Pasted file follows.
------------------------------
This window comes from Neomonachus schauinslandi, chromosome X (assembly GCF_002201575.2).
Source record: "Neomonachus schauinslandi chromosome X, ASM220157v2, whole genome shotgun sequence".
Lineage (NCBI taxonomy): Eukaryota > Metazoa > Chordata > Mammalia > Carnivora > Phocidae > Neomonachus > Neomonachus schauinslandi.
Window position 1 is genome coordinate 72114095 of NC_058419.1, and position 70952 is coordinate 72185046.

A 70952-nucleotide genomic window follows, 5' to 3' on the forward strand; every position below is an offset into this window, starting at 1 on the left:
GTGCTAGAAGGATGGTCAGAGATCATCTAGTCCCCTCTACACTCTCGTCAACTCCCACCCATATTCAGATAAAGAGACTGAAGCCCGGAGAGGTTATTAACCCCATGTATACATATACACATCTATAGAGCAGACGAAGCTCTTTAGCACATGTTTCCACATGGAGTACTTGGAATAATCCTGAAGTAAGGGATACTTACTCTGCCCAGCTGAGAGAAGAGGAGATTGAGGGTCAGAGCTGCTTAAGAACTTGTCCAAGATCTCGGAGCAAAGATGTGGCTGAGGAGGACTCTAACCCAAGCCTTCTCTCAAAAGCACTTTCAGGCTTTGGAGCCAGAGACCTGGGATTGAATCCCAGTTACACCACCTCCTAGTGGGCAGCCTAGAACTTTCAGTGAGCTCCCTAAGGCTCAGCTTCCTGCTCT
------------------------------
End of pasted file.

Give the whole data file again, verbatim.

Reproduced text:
This window comes from Neomonachus schauinslandi, chromosome X (assembly GCF_002201575.2).
Source record: "Neomonachus schauinslandi chromosome X, ASM220157v2, whole genome shotgun sequence".
Lineage (NCBI taxonomy): Eukaryota > Metazoa > Chordata > Mammalia > Carnivora > Phocidae > Neomonachus > Neomonachus schauinslandi.
Window position 1 is genome coordinate 72114095 of NC_058419.1, and position 70952 is coordinate 72185046.

A 70952-nucleotide genomic window follows, 5' to 3' on the forward strand; every position below is an offset into this window, starting at 1 on the left:
GTGCTAGAAGGATGGTCAGAGATCATCTAGTCCCCTCTACACTCTCGTCAACTCCCACCCATATTCAGATAAAGAGACTGAAGCCCGGAGAGGTTATTAACCCCATGTATACATATACACATCTATAGAGCAGACGAAGCTCTTTAGCACATGTTTCCACATGGAGTACTTGGAATAATCCTGAAGTAAGGGATACTTACTCTGCCCAGCTGAGAGAAGAGGAGATTGAGGGTCAGAGCTGCTTAAGAACTTGTCCAAGATCTCGGAGCAAAGATGTGGCTGAGGAGGACTCTAACCCAAGCCTTCTCTCAAAAGCACTTTCAGGCTTTGGAGCCAGAGACCTGGGATTGAATCCCAGTTACACCACCTCCTAGTGGGCAGCCTAGAACTTTCAGTGAGCTCCCTAAGGCTCAGCTTCCTGCTCT